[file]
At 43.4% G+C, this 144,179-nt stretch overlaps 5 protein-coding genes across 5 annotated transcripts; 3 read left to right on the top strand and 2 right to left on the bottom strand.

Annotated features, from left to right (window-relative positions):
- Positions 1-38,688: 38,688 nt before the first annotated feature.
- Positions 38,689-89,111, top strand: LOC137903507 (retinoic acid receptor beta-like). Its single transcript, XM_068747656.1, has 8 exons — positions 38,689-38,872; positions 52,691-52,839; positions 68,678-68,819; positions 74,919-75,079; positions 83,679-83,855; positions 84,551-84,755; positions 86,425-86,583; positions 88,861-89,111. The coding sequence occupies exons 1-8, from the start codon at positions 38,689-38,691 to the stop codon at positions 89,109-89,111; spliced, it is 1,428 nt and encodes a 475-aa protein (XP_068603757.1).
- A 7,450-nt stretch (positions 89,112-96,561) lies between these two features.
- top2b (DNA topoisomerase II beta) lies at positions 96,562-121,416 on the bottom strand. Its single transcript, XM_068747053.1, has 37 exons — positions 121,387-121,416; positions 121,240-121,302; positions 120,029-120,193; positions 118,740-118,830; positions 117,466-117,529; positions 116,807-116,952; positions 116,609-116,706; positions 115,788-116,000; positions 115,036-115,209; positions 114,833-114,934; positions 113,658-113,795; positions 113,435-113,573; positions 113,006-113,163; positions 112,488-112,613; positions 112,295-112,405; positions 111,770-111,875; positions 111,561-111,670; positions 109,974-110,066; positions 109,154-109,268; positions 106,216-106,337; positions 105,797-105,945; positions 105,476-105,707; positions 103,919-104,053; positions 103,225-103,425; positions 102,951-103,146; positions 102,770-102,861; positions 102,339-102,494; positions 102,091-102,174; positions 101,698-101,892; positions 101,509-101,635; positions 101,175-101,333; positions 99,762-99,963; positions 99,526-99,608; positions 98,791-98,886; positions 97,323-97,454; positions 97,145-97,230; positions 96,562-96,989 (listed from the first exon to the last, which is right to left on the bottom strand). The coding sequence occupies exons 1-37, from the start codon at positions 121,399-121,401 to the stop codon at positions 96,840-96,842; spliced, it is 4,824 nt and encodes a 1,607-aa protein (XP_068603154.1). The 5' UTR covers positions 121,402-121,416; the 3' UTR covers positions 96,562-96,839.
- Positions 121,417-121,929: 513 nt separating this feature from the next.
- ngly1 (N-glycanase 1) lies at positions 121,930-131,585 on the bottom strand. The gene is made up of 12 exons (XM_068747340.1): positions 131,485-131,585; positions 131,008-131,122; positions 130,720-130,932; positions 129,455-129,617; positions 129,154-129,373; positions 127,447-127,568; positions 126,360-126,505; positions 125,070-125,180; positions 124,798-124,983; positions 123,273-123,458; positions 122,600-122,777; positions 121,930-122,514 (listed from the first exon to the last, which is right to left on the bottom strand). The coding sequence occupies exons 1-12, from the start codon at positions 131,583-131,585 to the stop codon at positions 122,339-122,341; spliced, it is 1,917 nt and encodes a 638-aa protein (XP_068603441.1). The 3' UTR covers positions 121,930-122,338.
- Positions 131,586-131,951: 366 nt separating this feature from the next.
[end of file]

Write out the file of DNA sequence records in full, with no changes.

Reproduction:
At 43.4% G+C, this 144,179-nt stretch overlaps 5 protein-coding genes across 5 annotated transcripts; 3 read left to right on the top strand and 2 right to left on the bottom strand.

Annotated features, from left to right (window-relative positions):
- Positions 1-38,688: 38,688 nt before the first annotated feature.
- Positions 38,689-89,111, top strand: LOC137903507 (retinoic acid receptor beta-like). Its single transcript, XM_068747656.1, has 8 exons — positions 38,689-38,872; positions 52,691-52,839; positions 68,678-68,819; positions 74,919-75,079; positions 83,679-83,855; positions 84,551-84,755; positions 86,425-86,583; positions 88,861-89,111. The coding sequence occupies exons 1-8, from the start codon at positions 38,689-38,691 to the stop codon at positions 89,109-89,111; spliced, it is 1,428 nt and encodes a 475-aa protein (XP_068603757.1).
- A 7,450-nt stretch (positions 89,112-96,561) lies between these two features.
- top2b (DNA topoisomerase II beta) lies at positions 96,562-121,416 on the bottom strand. Its single transcript, XM_068747053.1, has 37 exons — positions 121,387-121,416; positions 121,240-121,302; positions 120,029-120,193; positions 118,740-118,830; positions 117,466-117,529; positions 116,807-116,952; positions 116,609-116,706; positions 115,788-116,000; positions 115,036-115,209; positions 114,833-114,934; positions 113,658-113,795; positions 113,435-113,573; positions 113,006-113,163; positions 112,488-112,613; positions 112,295-112,405; positions 111,770-111,875; positions 111,561-111,670; positions 109,974-110,066; positions 109,154-109,268; positions 106,216-106,337; positions 105,797-105,945; positions 105,476-105,707; positions 103,919-104,053; positions 103,225-103,425; positions 102,951-103,146; positions 102,770-102,861; positions 102,339-102,494; positions 102,091-102,174; positions 101,698-101,892; positions 101,509-101,635; positions 101,175-101,333; positions 99,762-99,963; positions 99,526-99,608; positions 98,791-98,886; positions 97,323-97,454; positions 97,145-97,230; positions 96,562-96,989 (listed from the first exon to the last, which is right to left on the bottom strand). The coding sequence occupies exons 1-37, from the start codon at positions 121,399-121,401 to the stop codon at positions 96,840-96,842; spliced, it is 4,824 nt and encodes a 1,607-aa protein (XP_068603154.1). The 5' UTR covers positions 121,402-121,416; the 3' UTR covers positions 96,562-96,839.
- Positions 121,417-121,929: 513 nt separating this feature from the next.
- ngly1 (N-glycanase 1) lies at positions 121,930-131,585 on the bottom strand. The gene is made up of 12 exons (XM_068747340.1): positions 131,485-131,585; positions 131,008-131,122; positions 130,720-130,932; positions 129,455-129,617; positions 129,154-129,373; positions 127,447-127,568; positions 126,360-126,505; positions 125,070-125,180; positions 124,798-124,983; positions 123,273-123,458; positions 122,600-122,777; positions 121,930-122,514 (listed from the first exon to the last, which is right to left on the bottom strand). The coding sequence occupies exons 1-12, from the start codon at positions 131,583-131,585 to the stop codon at positions 122,339-122,341; spliced, it is 1,917 nt and encodes a 638-aa protein (XP_068603441.1). The 3' UTR covers positions 121,930-122,338.
- Positions 131,586-131,951: 366 nt separating this feature from the next.